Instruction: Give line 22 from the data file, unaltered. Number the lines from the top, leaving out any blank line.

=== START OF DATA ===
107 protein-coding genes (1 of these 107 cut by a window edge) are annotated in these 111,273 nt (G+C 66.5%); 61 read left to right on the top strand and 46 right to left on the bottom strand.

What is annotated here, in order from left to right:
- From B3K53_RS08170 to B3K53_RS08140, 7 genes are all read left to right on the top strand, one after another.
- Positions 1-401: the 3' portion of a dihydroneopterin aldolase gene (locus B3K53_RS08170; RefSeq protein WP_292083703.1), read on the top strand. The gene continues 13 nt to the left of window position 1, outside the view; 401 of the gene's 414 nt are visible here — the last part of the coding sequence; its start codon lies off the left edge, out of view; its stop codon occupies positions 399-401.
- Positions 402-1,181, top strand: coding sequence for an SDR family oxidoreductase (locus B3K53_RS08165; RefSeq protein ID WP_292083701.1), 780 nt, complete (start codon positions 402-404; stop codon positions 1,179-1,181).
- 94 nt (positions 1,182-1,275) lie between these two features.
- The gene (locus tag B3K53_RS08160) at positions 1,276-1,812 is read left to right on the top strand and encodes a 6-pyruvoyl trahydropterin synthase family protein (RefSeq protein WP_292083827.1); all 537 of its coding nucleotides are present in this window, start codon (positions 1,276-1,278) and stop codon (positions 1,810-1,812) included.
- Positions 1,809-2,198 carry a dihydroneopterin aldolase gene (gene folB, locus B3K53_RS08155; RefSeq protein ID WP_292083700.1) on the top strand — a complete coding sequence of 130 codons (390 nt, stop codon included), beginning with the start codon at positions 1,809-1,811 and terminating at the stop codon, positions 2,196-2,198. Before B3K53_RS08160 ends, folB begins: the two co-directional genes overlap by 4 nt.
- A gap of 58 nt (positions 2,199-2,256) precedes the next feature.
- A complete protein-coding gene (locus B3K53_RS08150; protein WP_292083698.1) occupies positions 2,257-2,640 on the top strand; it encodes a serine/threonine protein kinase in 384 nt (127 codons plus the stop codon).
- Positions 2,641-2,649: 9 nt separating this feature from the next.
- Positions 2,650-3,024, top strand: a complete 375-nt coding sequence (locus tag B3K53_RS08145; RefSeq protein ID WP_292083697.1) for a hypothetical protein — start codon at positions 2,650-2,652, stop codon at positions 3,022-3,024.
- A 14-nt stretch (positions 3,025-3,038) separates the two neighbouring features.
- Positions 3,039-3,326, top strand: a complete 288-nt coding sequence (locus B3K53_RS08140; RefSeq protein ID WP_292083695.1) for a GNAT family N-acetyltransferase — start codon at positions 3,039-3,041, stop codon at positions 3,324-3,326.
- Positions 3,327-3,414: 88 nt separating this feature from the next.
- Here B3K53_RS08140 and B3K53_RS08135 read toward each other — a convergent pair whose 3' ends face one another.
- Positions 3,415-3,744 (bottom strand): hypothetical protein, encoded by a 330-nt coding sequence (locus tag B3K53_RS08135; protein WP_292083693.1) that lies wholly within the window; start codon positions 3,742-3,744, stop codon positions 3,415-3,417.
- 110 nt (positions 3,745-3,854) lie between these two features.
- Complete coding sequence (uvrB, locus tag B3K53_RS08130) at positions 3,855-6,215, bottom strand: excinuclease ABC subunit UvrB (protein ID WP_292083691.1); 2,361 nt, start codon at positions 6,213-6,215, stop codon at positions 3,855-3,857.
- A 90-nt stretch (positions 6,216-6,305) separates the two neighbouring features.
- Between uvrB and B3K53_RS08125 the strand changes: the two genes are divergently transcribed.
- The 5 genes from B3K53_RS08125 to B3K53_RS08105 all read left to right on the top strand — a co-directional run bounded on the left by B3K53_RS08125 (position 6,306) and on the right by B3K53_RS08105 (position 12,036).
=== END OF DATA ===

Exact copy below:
- The 5 genes from B3K53_RS08125 to B3K53_RS08105 all read left to right on the top strand — a co-directional run bounded on the left by B3K53_RS08125 (position 6,306) and on the right by B3K53_RS08105 (position 12,036).